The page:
Westkust @Pustervik (Gothenburg): Review

J.N. January 26, 2020

Shoegaze was developed by a number of UK bands in the late-80s and early-90s and is known for layers of distorted and processed guitar and keyboard sounds used to create atmosphere and mood as background for gently sung vocals. Artists such as My Bloody Valentine, Slowdive and Swervedriver were considered part of the original subgenre. Although those are old and have both split-up and reunited the last years, their sound influenced modern artists and can be heard in a wide range of genres today as in the music of Wolf Alice and electronic act M83 – and Sweden’s loudest fuzzbox fury heroes Westkust.

This night is the premiere evening of the club Indie Nights Live with the intention to spotlight bands falling under the radar, bands that deserve more attention, and although Weskust are far from unknown (when you get picked up by Pitchfork you’re not unknown) the opening acts Amaunet and SKULDPADDA fit the concept perfectly.

Pustervik offers strangely participatory atmosphere despite a half-full venue, placing the audience at the centre with the lights emitting from the stage rather than onto it. Instead of playing to the back of the room, the sound seems to gather in the middle like an incantation.

The band took the stage amidst swirling smoke and blue stage lights to wordlessly launch into a fury of loud noise, a sonic landscape for nightmares but a serenade for every shoegaze girl and boy out there. And they were not to be disappointed.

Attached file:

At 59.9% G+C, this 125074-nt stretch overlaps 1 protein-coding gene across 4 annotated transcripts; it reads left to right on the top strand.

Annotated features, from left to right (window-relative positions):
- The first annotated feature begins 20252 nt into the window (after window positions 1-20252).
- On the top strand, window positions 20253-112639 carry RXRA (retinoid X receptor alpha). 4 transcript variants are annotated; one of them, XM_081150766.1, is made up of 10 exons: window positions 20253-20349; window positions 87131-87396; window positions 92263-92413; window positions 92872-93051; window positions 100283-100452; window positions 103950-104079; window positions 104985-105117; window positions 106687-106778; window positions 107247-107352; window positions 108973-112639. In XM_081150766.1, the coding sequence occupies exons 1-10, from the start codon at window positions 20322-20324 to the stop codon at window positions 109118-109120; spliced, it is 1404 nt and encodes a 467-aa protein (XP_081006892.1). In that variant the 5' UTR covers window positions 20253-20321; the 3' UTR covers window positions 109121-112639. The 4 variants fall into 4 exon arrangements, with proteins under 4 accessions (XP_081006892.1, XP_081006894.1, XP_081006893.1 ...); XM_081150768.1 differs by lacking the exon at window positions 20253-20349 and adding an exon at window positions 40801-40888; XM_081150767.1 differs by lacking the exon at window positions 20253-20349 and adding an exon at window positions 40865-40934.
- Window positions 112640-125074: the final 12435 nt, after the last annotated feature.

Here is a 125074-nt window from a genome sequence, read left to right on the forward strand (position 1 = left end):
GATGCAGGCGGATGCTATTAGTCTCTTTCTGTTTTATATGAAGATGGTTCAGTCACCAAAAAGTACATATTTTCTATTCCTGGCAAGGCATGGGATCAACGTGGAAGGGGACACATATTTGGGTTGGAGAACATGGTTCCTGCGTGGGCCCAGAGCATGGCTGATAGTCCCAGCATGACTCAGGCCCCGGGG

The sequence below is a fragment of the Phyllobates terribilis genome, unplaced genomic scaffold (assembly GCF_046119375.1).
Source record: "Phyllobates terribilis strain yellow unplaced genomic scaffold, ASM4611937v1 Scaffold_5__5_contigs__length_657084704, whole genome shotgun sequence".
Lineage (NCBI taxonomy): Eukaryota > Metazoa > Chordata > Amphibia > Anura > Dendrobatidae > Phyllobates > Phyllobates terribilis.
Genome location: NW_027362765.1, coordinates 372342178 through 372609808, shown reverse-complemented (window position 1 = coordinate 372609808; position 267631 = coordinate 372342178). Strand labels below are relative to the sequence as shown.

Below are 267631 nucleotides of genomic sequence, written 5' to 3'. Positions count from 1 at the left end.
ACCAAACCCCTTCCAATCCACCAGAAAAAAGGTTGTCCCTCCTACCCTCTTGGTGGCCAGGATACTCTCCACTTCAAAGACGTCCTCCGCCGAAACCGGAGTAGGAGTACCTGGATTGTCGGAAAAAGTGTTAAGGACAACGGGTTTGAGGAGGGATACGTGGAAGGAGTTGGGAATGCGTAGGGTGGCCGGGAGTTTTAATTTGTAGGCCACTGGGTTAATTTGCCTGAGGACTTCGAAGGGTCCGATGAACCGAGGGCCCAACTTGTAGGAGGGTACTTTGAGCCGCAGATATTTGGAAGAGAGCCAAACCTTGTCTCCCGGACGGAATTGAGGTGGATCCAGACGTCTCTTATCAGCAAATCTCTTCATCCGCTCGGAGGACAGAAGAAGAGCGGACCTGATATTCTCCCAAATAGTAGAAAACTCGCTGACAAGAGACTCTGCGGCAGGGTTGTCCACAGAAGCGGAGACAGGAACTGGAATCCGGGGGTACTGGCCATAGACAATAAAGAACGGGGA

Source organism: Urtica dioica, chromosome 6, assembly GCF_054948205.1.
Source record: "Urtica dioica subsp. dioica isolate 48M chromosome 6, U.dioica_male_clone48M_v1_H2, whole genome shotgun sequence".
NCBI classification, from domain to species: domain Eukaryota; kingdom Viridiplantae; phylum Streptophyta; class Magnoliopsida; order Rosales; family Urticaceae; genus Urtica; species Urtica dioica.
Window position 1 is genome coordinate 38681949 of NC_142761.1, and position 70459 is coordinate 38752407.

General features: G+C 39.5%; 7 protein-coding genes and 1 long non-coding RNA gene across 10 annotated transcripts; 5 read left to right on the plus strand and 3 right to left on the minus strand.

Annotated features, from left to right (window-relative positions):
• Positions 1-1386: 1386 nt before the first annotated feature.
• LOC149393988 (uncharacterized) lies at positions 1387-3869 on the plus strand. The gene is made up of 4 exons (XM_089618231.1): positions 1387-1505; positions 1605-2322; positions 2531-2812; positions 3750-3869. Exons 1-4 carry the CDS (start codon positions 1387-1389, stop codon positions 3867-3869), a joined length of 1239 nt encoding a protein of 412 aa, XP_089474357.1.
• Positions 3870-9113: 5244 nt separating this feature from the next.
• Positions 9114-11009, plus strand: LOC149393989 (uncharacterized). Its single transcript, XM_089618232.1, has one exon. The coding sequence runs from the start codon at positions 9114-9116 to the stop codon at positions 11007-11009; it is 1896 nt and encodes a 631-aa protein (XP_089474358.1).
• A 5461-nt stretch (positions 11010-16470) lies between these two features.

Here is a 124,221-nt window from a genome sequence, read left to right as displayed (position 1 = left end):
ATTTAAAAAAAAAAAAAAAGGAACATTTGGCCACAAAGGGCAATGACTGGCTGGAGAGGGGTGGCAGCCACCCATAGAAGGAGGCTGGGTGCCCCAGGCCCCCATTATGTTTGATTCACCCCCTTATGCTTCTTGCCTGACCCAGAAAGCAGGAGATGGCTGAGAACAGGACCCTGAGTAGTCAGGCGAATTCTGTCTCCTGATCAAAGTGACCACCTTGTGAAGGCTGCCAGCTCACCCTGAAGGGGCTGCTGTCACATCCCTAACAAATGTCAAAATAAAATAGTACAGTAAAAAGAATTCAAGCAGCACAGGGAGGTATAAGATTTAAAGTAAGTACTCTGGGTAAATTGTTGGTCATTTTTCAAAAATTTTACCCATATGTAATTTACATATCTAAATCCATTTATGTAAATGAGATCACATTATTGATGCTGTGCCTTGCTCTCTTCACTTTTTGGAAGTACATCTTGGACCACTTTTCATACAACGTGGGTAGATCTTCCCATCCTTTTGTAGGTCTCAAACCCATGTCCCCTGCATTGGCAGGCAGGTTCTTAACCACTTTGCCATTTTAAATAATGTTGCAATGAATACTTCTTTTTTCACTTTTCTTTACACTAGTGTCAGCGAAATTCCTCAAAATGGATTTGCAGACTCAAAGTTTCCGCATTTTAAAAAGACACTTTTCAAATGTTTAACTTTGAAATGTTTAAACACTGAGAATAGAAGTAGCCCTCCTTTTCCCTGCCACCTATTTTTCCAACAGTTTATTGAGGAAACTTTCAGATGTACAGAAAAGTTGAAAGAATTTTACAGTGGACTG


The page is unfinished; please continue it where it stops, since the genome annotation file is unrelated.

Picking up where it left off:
The set was mostly about songs from their second album; the change in band setup after their debut album left front vocalist Julia alone behind the mic which probably eliminated some of their older songs from the setlist and it became even more obvious when they had to restart “Weekends” off their debut album when the guitar riffs didn’t really pan out as guitarist Brian Cukrowski had hoped for; “It was quite a while since we rehearsed it”. However, their second album offers loads of loudness and even though we are huge fans of their first album and how it ties together the songs, their second album contains their best songs such as “Swebeach” and “Cotton Skies”.

Backlit by two freestanding lighting rigs located in each corner at the back of the stage, and standing in a blue haze created by that very same rig, a mood of abstraction, introspection and mystery was effectively set. Aesthetically a shoegaze beauty, photo-wise horrible (yepp, the photographers want the stage to literally be flooded with light) and experience-wise just awesome. Westkust aren’t big on stage movement, preferring to let floods of lights and a reverb-soaked and monstrous sound do the work in getting their songs over to the audience. On the other hand, that’s the concept image of shoegazers; just watch any YouTube video with Slowdive or The Jesus and Mary Chain and you will find Westkust being the Guns N’ Roses of shoegaze in comparison.

After nearly 45 minutes at my fifth Westkust show I certainly had a new appreciation for Westkust. Back when they first came along, they struck me as a band trying to find an identity, and with this latest setup they certainly have cut the ties that made them “only a side project” to Makthaverskan, as some Swedish friends used to say, and ending up in the frontline of the Swedish shoegaze scene.

It’s time to conquer shoegaze’ holy ground, it’s time to reach out for the UK guys!

Photographer: Richard Bloom


About The Author

Music researcher with an unhealthy passion for music and music festivals. Former studio owner, semi-functional drummer and with a fairly good collection of old analogue synthesizers from the 70's. Indie rock, post rock, electronic/industrial and drum & bass (kind of a mix, yeah?) are usual stuff in my playlists but everything that sounds good will fit in.